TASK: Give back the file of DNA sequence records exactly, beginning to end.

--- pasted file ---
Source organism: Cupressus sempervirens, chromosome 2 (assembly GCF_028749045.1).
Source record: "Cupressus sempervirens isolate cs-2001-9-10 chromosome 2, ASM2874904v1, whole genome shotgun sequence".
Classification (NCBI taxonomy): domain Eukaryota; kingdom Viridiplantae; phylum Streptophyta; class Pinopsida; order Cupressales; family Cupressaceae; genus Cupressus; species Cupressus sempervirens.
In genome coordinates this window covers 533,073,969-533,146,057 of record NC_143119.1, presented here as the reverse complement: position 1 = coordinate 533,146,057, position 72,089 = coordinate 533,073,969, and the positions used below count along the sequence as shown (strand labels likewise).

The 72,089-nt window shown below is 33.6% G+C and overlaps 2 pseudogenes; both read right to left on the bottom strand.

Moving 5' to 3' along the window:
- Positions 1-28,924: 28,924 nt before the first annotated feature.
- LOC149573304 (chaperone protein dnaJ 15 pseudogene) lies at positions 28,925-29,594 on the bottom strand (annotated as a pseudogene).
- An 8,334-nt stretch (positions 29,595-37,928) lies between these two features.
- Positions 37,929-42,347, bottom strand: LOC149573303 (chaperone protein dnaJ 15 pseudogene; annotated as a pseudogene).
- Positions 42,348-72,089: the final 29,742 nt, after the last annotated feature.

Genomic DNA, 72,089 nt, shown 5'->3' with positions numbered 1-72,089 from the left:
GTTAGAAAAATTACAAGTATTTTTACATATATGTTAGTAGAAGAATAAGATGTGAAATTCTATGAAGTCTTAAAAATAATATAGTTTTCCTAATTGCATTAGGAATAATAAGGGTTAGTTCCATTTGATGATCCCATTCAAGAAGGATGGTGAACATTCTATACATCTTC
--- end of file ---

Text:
Source organism: Cupressus sempervirens, chromosome 2 (assembly GCF_028749045.1).
Source record: "Cupressus sempervirens isolate cs-2001-9-10 chromosome 2, ASM2874904v1, whole genome shotgun sequence".
Classification (NCBI taxonomy): domain Eukaryota; kingdom Viridiplantae; phylum Streptophyta; class Pinopsida; order Cupressales; family Cupressaceae; genus Cupressus; species Cupressus sempervirens.
In genome coordinates this window covers 533,073,969-533,146,057 of record NC_143119.1, presented here as the reverse complement: position 1 = coordinate 533,146,057, position 72,089 = coordinate 533,073,969, and the positions used below count along the sequence as shown (strand labels likewise).

The 72,089-nt window shown below is 33.6% G+C and overlaps 2 pseudogenes; both read right to left on the bottom strand.

Moving 5' to 3' along the window:
- Positions 1-28,924: 28,924 nt before the first annotated feature.
- LOC149573304 (chaperone protein dnaJ 15 pseudogene) lies at positions 28,925-29,594 on the bottom strand (annotated as a pseudogene).
- An 8,334-nt stretch (positions 29,595-37,928) lies between these two features.
- Positions 37,929-42,347, bottom strand: LOC149573303 (chaperone protein dnaJ 15 pseudogene; annotated as a pseudogene).
- Positions 42,348-72,089: the final 29,742 nt, after the last annotated feature.

Genomic DNA, 72,089 nt, shown 5'->3' with positions numbered 1-72,089 from the left:
GTTAGAAAAATTACAAGTATTTTTACATATATGTTAGTAGAAGAATAAGATGTGAAATTCTATGAAGTCTTAAAAATAATATAGTTTTCCTAATTGCATTAGGAATAATAAGGGTTAGTTCCATTTGATGATCCCATTCAAGAAGGATGGTGAACATTCTATACATCTTC